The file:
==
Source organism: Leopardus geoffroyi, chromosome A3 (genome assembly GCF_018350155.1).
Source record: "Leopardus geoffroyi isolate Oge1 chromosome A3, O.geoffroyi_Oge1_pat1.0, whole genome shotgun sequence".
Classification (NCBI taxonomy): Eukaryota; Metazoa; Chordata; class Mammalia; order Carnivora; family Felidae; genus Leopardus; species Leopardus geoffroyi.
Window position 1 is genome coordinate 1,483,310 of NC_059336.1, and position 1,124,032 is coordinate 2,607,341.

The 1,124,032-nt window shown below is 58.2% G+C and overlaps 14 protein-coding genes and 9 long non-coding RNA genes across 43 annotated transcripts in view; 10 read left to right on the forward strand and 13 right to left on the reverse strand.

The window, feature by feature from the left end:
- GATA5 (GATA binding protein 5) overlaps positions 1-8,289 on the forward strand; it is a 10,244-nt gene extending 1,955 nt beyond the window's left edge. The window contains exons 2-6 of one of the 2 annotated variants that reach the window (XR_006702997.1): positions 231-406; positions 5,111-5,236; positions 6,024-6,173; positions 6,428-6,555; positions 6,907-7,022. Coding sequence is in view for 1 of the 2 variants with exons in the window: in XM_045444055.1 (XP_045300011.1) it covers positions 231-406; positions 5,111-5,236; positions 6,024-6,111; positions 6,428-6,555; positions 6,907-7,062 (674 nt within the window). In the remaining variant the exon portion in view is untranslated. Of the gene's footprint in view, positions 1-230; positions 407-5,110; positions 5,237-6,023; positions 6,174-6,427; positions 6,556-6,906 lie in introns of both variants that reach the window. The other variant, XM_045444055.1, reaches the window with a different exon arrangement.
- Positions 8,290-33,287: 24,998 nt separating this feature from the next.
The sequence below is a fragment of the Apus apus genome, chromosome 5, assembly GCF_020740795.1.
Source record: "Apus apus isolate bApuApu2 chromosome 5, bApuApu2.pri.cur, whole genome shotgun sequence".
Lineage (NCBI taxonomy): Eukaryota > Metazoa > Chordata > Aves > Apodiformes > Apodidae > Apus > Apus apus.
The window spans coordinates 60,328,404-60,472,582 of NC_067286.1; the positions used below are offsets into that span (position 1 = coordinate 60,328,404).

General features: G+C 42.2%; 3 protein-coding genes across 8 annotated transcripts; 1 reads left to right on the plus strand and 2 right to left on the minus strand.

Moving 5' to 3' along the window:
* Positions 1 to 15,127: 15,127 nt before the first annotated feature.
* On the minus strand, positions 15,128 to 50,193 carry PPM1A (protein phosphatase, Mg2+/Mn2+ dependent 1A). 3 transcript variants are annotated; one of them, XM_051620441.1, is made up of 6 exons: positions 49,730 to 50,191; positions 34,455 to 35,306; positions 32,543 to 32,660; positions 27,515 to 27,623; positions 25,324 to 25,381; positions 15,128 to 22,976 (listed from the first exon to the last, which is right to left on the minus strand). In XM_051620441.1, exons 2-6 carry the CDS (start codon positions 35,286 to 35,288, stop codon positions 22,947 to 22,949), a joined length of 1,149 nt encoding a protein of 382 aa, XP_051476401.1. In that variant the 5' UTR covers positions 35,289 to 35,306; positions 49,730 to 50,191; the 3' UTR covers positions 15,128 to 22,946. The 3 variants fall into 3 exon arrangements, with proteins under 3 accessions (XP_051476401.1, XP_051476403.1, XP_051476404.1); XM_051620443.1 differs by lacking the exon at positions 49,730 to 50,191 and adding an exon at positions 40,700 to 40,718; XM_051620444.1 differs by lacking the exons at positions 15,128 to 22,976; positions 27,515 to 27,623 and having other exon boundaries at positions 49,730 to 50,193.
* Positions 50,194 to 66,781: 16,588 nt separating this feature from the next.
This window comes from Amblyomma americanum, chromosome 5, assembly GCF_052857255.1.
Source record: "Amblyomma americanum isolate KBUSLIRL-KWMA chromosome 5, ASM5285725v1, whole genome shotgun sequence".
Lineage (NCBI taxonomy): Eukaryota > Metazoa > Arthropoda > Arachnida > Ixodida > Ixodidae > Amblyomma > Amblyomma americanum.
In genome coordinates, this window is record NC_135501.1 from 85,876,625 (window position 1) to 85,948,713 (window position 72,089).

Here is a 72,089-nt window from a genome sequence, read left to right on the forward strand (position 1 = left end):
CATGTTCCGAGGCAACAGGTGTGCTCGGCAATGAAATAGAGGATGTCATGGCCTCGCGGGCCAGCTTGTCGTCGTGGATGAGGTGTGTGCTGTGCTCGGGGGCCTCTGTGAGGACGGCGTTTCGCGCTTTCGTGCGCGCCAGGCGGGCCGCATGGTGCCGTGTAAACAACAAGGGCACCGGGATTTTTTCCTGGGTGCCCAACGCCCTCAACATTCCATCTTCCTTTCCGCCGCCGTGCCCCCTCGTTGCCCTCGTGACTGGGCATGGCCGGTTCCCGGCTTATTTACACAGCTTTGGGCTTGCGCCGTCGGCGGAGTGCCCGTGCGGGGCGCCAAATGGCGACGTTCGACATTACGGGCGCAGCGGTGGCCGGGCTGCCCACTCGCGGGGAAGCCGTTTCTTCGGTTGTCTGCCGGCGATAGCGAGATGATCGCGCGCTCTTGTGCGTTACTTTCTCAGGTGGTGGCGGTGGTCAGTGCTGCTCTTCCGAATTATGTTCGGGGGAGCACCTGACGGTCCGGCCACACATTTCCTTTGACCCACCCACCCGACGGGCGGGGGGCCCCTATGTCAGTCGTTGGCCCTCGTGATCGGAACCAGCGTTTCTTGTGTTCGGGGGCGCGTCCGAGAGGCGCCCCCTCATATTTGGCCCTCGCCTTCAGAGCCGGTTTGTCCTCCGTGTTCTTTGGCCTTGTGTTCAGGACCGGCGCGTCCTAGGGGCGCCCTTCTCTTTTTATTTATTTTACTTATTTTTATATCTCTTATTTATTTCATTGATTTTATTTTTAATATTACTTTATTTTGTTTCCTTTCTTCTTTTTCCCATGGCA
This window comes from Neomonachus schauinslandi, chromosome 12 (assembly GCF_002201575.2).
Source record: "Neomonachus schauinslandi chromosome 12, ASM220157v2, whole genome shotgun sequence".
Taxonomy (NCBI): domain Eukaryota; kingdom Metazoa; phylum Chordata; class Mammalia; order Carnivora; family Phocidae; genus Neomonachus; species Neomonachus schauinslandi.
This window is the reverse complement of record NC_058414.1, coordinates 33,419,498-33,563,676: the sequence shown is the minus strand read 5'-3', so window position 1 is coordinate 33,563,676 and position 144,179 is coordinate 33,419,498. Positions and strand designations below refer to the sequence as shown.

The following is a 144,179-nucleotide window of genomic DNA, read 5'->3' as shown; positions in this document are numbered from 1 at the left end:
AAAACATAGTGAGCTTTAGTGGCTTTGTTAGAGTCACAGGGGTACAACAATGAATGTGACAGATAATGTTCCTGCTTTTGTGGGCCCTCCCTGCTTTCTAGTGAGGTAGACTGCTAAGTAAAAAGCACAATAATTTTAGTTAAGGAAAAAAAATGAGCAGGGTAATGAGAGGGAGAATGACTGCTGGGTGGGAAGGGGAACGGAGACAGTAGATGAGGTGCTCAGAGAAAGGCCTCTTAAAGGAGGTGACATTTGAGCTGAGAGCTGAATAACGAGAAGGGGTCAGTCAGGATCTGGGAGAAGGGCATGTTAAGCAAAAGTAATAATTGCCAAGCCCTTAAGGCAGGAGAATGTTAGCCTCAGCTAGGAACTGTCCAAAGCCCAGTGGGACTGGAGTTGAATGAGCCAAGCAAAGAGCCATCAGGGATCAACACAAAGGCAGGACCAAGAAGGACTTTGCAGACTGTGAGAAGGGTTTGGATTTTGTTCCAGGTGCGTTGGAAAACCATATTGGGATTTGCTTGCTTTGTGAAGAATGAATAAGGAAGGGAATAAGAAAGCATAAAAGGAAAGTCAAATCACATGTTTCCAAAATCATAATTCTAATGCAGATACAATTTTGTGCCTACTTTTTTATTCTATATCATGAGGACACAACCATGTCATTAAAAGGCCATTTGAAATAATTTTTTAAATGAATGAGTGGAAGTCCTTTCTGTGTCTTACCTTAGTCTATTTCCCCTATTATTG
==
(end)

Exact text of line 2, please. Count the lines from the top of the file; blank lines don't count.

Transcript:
Source record: "Leopardus geoffroyi isolate Oge1 chromosome A3, O.geoffroyi_Oge1_pat1.0, whole genome shotgun sequence".